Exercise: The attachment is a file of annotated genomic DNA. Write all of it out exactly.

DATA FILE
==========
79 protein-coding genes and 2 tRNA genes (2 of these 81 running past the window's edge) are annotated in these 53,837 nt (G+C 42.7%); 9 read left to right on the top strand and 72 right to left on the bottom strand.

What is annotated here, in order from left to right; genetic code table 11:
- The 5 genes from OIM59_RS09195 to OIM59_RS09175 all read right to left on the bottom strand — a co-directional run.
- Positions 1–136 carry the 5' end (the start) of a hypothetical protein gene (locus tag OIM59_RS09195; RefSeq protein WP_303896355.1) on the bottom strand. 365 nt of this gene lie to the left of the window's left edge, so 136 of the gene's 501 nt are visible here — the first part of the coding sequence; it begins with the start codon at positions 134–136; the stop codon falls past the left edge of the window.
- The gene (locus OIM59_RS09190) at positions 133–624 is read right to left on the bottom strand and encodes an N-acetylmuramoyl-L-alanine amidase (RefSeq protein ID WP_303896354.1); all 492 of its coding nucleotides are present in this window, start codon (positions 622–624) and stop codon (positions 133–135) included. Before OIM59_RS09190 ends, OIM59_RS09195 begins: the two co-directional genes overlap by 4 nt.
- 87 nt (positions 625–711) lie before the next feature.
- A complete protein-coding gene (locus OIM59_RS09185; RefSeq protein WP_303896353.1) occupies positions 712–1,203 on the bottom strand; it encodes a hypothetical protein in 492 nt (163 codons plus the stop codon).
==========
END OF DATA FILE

79 protein-coding genes and 2 tRNA genes (2 of these 81 running past the window's edge) are annotated in these 53,837 nt (G+C 42.7%); 9 read left to right on the top strand and 72 right to left on the bottom strand.

What is annotated here, in order from left to right; genetic code table 11:
- The 5 genes from OIM59_RS09195 to OIM59_RS09175 all read right to left on the bottom strand — a co-directional run.
- Positions 1–136 carry the 5' end (the start) of a hypothetical protein gene (locus tag OIM59_RS09195; RefSeq protein WP_303896355.1) on the bottom strand. 365 nt of this gene lie to the left of the window's left edge, so 136 of the gene's 501 nt are visible here — the first part of the coding sequence; it begins with the start codon at positions 134–136; the stop codon falls past the left edge of the window.
- The gene (locus OIM59_RS09190) at positions 133–624 is read right to left on the bottom strand and encodes an N-acetylmuramoyl-L-alanine amidase (RefSeq protein ID WP_303896354.1); all 492 of its coding nucleotides are present in this window, start codon (positions 622–624) and stop codon (positions 133–135) included. Before OIM59_RS09190 ends, OIM59_RS09195 begins: the two co-directional genes overlap by 4 nt.
- 87 nt (positions 625–711) lie before the next feature.
- A complete protein-coding gene (locus OIM59_RS09185; RefSeq protein WP_303896353.1) occupies positions 712–1,203 on the bottom strand; it encodes a hypothetical protein in 492 nt (163 codons plus the stop codon).